Gemma Baker, co-creator of the new CBS sitcom Mom, talks about the challenge of trying to make addiction funny and what she’s learned from über-showrunner Chuck Lorre.
Written by Rob Feld
(October 18, 2013)
Gemma Baker was four the first time she made someone laugh. She decided immediately that was how she wanted to make a living. That said, her father was a therapist and her mother an actress who had become an Episcopal priest, and eventually a Bishop, so truthfully it was probably written in the stars. Her parents were supportive when she said she wanted to be an actor and sent her to Tisch School of the Arts for a degree in theater. At Tisch she took a class on the history of comedy in New York, which boasted as part of the class an optional night of standup.
“I was hooked,” she says. “That’s when I started writing.”
After Tisch she acted in commercials and moved to L.A., where she could afford to live by herself, almost on a whim when an apartment was offered to her. Like many comedy writers, Baker found the Groundlings, which is also where she found her husband. She studied there, writing and performing standup, improv, and even wrote essays as much as she could, while working a job as an office manager.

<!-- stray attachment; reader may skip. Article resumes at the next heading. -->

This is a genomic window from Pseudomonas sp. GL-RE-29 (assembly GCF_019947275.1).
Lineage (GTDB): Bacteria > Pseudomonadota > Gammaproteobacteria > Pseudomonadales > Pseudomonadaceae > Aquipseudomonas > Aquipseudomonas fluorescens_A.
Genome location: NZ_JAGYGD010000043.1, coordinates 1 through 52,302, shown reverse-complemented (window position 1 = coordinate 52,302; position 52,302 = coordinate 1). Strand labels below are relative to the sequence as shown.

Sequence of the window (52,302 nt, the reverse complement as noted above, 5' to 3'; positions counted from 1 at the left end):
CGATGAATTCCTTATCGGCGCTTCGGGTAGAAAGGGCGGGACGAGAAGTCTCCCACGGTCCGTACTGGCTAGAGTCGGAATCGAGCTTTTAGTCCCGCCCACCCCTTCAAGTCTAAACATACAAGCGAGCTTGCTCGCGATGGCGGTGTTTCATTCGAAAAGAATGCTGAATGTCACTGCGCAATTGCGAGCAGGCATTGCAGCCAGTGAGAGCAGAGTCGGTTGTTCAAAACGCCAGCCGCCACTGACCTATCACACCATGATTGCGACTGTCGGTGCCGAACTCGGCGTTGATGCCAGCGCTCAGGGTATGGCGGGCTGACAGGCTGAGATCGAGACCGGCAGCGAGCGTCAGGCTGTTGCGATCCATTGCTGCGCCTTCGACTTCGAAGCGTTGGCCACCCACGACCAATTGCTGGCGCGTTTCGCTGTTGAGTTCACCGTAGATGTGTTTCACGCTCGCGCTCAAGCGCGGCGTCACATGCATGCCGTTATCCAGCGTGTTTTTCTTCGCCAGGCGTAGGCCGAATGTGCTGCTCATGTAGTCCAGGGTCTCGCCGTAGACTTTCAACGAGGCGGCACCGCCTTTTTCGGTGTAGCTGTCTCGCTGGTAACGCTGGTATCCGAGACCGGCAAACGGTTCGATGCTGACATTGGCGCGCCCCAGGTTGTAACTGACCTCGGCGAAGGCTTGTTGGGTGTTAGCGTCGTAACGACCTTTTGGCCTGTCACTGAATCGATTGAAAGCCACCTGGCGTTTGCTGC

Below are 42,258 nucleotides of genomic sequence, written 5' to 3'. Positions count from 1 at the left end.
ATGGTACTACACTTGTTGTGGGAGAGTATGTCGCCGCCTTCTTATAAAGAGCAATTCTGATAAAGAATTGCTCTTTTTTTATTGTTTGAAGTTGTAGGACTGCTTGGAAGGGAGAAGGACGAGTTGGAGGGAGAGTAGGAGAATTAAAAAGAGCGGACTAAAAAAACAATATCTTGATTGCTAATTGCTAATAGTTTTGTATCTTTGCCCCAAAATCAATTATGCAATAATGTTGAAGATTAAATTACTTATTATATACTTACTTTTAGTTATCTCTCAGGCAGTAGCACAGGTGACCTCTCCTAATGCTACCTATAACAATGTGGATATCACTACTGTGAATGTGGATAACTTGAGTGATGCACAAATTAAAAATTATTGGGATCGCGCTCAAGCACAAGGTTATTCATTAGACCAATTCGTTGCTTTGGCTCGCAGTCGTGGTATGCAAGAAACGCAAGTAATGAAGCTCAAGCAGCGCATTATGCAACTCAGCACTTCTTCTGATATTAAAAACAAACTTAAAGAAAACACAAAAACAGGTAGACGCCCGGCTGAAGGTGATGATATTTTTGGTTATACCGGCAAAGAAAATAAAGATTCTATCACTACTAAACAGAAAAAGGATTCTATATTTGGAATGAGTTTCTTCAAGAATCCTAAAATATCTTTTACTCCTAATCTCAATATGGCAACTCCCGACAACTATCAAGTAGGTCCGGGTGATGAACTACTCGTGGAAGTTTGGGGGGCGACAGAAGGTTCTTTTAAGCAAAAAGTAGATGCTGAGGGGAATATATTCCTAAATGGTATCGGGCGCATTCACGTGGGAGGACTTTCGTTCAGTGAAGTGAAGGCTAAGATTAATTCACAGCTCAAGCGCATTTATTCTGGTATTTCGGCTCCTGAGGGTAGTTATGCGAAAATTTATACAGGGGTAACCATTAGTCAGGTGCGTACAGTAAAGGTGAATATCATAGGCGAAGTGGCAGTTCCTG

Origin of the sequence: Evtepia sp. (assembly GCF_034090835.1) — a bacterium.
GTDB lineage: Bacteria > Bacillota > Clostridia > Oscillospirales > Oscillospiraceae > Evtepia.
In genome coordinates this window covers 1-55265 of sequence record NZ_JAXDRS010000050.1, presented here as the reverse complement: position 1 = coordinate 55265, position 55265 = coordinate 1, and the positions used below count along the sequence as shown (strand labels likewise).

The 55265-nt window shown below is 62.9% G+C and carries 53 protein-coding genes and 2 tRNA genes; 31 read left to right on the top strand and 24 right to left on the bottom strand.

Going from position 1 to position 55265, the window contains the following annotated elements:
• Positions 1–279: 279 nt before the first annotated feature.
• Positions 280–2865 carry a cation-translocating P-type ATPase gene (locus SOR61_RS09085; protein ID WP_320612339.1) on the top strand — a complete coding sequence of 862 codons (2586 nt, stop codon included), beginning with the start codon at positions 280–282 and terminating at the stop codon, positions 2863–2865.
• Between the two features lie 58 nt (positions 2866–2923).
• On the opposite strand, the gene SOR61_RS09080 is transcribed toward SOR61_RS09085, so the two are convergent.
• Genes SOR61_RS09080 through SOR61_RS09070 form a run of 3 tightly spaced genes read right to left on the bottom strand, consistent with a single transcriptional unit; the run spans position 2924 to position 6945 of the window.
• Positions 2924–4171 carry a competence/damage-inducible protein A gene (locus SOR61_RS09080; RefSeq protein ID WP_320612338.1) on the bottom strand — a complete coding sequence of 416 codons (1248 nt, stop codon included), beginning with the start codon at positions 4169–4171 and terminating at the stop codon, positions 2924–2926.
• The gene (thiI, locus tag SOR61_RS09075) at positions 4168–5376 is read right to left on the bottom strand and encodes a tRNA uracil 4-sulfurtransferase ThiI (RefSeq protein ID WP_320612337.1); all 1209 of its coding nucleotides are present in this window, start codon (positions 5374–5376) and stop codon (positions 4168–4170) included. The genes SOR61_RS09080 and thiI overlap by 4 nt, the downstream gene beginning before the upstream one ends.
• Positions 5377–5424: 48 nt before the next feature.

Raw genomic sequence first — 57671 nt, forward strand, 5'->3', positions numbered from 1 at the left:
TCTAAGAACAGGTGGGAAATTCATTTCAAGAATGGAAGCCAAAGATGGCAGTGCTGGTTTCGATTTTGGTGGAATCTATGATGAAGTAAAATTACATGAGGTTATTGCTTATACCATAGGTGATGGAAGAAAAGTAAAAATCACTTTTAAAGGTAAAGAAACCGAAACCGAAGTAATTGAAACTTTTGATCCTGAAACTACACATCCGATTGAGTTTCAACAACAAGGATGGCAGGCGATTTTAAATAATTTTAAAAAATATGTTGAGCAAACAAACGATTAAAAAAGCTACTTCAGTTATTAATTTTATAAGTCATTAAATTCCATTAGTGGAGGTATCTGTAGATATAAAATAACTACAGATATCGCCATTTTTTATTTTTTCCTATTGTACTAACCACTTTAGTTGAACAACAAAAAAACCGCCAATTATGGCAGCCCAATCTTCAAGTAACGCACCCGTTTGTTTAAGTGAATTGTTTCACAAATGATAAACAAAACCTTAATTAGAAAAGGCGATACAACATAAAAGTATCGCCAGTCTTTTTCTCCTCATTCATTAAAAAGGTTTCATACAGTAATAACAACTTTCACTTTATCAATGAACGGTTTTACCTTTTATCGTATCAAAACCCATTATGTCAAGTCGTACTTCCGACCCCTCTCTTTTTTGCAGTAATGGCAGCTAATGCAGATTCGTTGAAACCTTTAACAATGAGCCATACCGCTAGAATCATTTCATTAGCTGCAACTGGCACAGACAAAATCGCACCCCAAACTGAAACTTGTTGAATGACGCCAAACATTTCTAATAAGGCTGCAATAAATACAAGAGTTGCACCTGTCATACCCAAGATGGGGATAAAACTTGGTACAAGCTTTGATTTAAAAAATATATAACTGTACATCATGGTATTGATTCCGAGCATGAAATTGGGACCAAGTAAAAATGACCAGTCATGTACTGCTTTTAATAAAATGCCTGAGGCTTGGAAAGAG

“Eight years later I was still at it,” Baker recalls, “and was starting to wish that my parents hadn’t been so encouraging. Around that time, my friend introduced me to his friend, a guy named Chuck. It was only after speaking with him that I found out who he was. If I had realized who I was talking to I might not be where I am today because I wouldn’t have been able to form sentences. Anyway, he asked to read my material and saw a couple performances. Ten months later he offered me a job as a staff writer at Two and a Half Men. My parents are very proud of themselves.”
Photo: © 2013 CBS Broadcasting, Inc.
Anna Faris and Allison Janney in Mom.
Mom, the situation comedy she co-created with über-showrunner Chuck Lorre and Eddie Gorodetsky off a premise the other two were kicking around while working on Two and a Half Men, follows three generations of women and their interconnected dysfunctions. Christy (Anna Faris) plays a newly sober single mom; a waitress in a Napa Valley restaurant who is doing her best to raise a 16-year-old daughter and make better decisions for herself. This effort is made all the more difficult when her estranged and socially inappropriate mother, Bonnie (Allison Janney), also newly in recovery, reappears and inserts herself into her granddaughter Violet’s life.
Tell me how the Mom story germinated?